What did the UO look like in 1934? Watch this video, and feel free to share your “then and now” observations in the comments section below.
Then: “The library, the center of intellectual life, houses a collection of 236,444 volumes…”
Now: According to the UO Libraries 2008-2009 Annual Report, the collections now include 3,083,407 print volumes, in addition to vast collections of microfilm, audio and video, maps and air photos, manuscripts and archives, graphic materials (photos, slides, etc.), electronic books, and a rapidly growing assortment of digital collections.
Then: “No task is too menial for these fine young Oregonian [student workers] for the sake of an education. Girls as well as boys take advantage of such opportunities for self-help……”
Now: In 2008 (latest available figures), the UO employed 2,837 students in part-time campus jobs. Working on campus is still a great way to meet people and explore potential career paths, while providing essential services and supporting your education. For more information, check out the Career Center’s job search site.
Plus ça change, plus c’est la même chose?
This is a draft greeting for the ufolio main page:
Welcome! UfoliO is a blogging and web publishing service for the University of Oregon, running on the WordPress MultiUser platform.
UfoliO offers students and faculty an easy-to-use, personalized web environment that can be used for a wide variety of purposes:
- Students can use their online workspaces for project development, reflection and feedback. Students can later mine this archive for targeted presentations (i.e. scholarships, jobs, outreach).
- Instructors can aggregate student work to encourage scholarly exchange, clarify expectations, and highlight excellence.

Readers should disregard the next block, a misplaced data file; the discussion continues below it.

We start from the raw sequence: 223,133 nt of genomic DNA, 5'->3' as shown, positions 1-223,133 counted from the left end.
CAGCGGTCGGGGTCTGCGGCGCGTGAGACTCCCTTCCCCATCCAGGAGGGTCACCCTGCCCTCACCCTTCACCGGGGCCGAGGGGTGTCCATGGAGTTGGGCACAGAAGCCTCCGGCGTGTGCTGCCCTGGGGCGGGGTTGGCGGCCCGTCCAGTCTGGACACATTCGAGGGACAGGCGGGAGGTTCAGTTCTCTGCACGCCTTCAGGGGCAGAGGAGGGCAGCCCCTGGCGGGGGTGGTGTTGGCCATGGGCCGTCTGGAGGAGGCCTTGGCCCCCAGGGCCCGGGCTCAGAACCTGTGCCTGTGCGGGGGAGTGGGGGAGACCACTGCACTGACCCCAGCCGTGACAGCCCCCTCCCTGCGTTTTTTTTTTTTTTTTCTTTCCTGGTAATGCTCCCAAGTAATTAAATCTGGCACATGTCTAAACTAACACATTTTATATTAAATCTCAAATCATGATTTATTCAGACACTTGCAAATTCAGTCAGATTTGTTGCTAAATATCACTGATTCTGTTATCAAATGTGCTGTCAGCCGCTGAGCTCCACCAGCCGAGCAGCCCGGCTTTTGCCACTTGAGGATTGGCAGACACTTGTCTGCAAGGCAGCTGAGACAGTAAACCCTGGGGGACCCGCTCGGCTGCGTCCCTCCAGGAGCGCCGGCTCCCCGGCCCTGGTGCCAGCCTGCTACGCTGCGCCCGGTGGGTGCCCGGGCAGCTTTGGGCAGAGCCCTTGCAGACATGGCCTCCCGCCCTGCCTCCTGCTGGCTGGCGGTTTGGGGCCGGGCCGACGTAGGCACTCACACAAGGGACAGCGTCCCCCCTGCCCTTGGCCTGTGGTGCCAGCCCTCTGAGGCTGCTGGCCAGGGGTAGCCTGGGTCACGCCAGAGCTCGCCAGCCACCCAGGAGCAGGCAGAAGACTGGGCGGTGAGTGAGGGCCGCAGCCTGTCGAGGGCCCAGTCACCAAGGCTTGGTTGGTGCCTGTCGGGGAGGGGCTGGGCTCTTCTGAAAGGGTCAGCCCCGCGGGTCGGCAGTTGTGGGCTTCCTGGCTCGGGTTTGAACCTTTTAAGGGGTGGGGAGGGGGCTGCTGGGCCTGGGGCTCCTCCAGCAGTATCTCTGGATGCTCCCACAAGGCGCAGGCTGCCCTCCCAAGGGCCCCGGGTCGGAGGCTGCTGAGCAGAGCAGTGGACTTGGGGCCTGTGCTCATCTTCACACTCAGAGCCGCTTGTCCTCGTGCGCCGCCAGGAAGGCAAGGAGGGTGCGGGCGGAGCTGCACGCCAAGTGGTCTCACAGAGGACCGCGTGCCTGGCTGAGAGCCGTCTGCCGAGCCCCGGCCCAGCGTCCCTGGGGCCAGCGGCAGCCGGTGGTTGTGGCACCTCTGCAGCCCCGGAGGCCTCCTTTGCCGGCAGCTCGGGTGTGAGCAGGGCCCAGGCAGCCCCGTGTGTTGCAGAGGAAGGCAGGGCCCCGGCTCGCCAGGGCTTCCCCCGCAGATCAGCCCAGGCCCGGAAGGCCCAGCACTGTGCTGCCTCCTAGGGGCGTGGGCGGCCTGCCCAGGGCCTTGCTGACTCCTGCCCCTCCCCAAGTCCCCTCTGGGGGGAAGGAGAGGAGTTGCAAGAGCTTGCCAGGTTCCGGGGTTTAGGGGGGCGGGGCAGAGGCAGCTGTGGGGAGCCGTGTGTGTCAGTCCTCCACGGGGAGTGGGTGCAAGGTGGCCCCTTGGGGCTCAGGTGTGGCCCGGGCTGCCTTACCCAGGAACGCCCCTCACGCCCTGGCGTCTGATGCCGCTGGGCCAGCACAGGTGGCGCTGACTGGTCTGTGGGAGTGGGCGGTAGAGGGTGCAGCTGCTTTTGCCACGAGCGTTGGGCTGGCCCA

- Groups can use support activities that fall outside of the curriculum per se. Examples include summer community readings and living-learning initiatives.
UfoliO is a pilot system originally created for student electronic portfolios and course-integrated blogging. Beginning in the Summer of 2010, the pilot is being extended to additional users. Looking beyond the pilot phase, Information Services is planning to establish a permanent blogging/web publishing service to the campus. The target for establishing this as a core service is June 30, 2011.
The UO Libraries and Information Services are collaborating to provide user support and system hosting. We also plan to name a User Group of interested faculty and students.
To learn more about the history and vision for UfoliO project, see:
- Making Connections in a Web2.0 World (2009 Big Idea proposal)
- Educause Learning Initiative presentation
- Pilot Project progress reports (ufolio : year one and Summary of Eportfolio Survey)
7 Things You Need To Know About Personal Learning Environments (EDUCAUSE Learning Initiative)
7 Things You Need To Know About Blogs (EDUCAUSE Learning Initiative)
‘How are you going to grade this?’: Evaluating Classroom Blogs (Chronicle of Higher Education)